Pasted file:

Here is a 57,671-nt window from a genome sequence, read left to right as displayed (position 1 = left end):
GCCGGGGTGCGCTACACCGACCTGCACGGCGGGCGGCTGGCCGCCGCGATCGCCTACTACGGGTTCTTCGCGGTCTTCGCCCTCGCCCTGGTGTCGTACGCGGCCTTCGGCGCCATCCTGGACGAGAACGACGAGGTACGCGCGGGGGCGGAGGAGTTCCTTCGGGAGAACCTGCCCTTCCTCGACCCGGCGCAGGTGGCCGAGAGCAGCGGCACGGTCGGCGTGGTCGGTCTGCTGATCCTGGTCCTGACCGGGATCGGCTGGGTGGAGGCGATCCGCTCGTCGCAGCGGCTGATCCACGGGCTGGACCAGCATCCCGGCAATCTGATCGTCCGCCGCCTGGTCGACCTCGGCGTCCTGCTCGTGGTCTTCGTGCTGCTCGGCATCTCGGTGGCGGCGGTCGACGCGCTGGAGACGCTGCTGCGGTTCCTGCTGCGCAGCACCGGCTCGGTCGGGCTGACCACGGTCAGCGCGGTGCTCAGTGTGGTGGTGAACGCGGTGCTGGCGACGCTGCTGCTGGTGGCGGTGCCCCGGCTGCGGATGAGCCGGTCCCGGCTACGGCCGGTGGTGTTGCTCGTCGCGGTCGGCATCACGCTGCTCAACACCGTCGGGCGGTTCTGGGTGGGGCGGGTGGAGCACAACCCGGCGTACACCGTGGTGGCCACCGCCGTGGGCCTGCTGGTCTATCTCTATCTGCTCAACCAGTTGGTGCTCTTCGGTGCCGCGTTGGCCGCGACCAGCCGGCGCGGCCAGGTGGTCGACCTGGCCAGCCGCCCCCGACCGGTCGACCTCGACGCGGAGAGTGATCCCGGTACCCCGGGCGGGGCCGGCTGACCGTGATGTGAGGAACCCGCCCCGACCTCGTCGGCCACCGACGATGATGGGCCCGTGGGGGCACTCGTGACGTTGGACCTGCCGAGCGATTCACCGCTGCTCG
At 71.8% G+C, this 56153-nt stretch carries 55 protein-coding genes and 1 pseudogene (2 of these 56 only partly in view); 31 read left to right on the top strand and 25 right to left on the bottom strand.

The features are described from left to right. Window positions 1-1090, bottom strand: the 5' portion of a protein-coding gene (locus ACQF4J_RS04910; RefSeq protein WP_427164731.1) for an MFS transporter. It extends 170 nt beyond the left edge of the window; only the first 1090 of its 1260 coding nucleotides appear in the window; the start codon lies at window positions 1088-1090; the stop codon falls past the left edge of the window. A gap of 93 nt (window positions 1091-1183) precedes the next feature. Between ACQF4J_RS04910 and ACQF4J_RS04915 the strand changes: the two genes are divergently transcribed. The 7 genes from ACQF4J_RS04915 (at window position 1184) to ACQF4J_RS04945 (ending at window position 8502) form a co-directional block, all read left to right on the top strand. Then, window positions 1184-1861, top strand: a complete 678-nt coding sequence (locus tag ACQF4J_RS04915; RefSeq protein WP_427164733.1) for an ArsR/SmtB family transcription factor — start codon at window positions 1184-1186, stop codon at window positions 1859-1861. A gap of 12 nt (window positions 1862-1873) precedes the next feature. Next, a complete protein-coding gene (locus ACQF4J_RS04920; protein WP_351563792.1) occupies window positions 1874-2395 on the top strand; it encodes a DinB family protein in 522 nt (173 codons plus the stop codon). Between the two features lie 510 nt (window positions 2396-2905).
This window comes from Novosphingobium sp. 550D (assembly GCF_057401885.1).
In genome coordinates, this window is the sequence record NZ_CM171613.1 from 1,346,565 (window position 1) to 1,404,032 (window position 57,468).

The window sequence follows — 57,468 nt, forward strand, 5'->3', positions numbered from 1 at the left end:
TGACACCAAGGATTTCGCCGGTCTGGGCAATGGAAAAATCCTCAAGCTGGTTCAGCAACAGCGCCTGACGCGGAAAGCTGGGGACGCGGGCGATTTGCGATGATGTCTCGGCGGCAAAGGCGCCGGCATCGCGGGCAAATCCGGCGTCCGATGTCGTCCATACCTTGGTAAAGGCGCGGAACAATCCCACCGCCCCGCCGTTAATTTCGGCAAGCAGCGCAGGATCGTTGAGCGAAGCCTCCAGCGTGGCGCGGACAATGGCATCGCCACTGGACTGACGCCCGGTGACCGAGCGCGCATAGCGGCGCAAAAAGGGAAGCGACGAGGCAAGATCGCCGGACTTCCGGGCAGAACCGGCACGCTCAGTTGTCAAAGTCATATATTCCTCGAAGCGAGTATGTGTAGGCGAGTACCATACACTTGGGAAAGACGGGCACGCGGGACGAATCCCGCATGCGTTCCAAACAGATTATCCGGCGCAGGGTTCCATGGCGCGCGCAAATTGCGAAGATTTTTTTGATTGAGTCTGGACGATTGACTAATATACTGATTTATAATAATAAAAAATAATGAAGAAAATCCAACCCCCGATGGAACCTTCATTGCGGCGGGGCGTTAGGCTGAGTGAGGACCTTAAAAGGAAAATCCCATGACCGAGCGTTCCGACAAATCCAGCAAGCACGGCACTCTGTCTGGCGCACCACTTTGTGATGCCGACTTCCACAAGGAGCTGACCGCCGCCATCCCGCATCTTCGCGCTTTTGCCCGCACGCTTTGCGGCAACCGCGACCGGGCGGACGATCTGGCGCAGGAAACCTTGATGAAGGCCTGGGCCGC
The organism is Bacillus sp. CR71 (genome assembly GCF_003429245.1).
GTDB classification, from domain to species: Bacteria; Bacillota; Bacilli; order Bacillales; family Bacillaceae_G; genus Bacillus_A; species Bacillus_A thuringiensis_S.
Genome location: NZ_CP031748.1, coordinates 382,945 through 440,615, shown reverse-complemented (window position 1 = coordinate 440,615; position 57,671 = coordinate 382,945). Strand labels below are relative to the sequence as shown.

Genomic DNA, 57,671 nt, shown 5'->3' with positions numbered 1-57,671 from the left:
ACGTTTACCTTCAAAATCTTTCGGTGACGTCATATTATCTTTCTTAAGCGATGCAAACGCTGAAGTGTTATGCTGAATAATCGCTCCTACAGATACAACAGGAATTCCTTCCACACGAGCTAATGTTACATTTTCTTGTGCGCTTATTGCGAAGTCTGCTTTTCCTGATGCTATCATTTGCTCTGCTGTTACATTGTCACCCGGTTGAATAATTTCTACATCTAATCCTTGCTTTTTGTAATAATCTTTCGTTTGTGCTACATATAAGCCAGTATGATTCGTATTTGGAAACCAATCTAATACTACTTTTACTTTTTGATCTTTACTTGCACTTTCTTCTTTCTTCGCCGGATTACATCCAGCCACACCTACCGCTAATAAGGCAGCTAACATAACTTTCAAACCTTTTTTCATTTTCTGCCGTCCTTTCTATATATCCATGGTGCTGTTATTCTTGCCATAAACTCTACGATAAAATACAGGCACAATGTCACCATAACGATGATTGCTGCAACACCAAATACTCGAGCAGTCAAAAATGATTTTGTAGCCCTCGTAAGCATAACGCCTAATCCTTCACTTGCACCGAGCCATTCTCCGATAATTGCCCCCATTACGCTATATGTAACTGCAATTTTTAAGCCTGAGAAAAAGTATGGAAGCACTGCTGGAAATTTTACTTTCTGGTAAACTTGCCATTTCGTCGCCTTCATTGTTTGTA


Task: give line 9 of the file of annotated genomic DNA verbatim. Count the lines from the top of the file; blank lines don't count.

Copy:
The organism is Bacillus sp. CR71 (genome assembly GCF_003429245.1).